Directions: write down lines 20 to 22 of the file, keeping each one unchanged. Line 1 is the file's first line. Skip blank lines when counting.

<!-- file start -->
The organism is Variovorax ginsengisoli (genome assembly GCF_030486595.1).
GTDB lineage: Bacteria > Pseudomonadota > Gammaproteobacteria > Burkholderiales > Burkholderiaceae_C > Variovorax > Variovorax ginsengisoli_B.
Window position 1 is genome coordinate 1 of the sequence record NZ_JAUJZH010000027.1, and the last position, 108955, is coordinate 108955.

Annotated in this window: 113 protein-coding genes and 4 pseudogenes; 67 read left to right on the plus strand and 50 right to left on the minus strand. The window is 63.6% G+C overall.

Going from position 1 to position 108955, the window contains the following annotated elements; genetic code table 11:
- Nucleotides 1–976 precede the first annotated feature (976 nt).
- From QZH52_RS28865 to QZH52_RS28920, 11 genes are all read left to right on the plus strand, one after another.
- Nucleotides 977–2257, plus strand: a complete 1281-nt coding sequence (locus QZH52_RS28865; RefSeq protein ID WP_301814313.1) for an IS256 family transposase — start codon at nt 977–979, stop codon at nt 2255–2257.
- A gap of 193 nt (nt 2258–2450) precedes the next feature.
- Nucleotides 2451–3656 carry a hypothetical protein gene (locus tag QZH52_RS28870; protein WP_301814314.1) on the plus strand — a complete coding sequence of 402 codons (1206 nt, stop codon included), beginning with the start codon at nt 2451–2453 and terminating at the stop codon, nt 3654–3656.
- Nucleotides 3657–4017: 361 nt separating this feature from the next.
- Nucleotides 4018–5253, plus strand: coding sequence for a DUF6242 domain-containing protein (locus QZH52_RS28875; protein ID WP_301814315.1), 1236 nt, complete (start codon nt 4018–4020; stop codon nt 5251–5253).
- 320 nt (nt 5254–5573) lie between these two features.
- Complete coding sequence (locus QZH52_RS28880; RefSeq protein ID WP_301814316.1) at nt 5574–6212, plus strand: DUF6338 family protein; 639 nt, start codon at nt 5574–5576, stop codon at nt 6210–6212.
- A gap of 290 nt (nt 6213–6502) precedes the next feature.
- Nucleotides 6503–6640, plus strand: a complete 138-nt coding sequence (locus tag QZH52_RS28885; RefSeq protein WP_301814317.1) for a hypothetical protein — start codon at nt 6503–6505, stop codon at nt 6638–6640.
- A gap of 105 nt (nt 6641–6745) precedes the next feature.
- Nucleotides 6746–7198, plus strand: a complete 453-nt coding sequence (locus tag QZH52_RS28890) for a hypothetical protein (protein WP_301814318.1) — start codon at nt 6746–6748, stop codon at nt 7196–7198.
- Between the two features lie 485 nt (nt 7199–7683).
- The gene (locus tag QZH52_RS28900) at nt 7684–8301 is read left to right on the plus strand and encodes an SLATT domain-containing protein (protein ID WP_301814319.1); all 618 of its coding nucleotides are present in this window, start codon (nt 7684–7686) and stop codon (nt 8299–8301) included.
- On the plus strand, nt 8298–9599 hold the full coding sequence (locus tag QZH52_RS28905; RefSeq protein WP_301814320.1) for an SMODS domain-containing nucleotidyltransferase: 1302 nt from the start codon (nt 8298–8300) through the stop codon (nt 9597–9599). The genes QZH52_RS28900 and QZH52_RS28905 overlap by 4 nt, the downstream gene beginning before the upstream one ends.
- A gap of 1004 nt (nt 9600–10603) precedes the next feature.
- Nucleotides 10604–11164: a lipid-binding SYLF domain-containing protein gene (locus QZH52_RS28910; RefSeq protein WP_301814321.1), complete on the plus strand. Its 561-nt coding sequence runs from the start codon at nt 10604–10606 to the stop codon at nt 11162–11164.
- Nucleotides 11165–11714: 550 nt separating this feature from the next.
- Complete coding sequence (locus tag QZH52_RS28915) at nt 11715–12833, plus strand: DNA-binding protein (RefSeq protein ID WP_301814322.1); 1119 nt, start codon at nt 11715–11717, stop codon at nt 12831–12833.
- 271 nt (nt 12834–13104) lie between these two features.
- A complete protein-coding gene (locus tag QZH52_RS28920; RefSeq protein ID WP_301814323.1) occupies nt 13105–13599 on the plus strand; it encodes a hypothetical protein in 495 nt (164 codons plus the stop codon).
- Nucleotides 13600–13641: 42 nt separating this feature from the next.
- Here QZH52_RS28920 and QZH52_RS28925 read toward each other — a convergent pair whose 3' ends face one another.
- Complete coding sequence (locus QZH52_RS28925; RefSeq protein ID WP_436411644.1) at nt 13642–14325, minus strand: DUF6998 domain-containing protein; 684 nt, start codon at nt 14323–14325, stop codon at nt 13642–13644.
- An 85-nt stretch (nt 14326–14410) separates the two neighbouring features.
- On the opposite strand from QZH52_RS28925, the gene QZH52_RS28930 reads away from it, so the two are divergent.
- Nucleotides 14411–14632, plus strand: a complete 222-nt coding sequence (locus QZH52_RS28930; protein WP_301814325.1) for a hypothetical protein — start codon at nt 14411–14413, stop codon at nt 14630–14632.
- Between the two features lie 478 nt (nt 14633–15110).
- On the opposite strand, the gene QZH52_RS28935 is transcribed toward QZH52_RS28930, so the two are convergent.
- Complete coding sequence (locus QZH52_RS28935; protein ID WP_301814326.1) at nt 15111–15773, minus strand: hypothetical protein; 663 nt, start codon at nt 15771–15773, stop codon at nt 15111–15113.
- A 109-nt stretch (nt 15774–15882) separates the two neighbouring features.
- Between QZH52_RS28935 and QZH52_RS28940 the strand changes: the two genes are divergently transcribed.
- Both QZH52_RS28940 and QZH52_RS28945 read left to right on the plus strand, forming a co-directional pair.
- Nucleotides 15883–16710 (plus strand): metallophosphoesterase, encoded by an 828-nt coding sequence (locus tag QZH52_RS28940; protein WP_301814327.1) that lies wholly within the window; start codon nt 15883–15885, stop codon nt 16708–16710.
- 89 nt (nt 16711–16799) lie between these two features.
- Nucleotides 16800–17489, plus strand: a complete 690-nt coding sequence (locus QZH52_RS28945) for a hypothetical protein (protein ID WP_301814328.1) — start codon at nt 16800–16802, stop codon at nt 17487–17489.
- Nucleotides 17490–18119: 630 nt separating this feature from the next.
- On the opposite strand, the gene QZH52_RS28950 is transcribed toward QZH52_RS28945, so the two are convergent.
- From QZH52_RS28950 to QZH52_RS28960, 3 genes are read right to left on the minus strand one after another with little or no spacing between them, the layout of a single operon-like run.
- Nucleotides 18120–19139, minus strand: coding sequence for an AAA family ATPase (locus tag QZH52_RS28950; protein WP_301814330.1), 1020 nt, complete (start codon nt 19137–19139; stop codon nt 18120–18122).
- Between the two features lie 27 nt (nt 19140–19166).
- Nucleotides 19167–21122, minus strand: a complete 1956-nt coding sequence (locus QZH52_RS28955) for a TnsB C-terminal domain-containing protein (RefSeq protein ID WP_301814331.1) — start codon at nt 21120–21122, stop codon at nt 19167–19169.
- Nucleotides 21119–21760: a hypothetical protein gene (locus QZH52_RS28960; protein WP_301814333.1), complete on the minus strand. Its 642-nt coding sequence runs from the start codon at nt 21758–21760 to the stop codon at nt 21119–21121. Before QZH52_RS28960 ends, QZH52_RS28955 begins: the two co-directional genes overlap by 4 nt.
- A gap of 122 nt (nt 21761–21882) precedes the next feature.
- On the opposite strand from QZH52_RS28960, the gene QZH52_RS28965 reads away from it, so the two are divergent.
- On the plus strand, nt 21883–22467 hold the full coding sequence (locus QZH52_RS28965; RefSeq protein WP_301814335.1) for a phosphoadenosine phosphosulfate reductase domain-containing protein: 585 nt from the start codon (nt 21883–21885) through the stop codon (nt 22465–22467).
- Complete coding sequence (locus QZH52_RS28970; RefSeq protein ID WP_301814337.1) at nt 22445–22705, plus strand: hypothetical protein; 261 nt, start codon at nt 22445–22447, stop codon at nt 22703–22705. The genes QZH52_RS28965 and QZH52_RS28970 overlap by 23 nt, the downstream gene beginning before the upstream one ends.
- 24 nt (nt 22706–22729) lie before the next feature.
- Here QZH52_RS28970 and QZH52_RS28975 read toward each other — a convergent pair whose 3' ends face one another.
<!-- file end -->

- The gene (locus tag QZH52_RS28900) at nt 7684–8301 is read left to right on the plus strand and encodes an SLATT domain-containing protein (protein ID WP_301814319.1); all 618 of its coding nucleotides are present in this window, start codon (nt 7684–7686) and stop codon (nt 8299–8301) included.
- On the plus strand, nt 8298–9599 hold the full coding sequence (locus tag QZH52_RS28905; RefSeq protein WP_301814320.1) for an SMODS domain-containing nucleotidyltransferase: 1302 nt from the start codon (nt 8298–8300) through the stop codon (nt 9597–9599). The genes QZH52_RS28900 and QZH52_RS28905 overlap by 4 nt, the downstream gene beginning before the upstream one ends.
- A gap of 1004 nt (nt 9600–10603) precedes the next feature.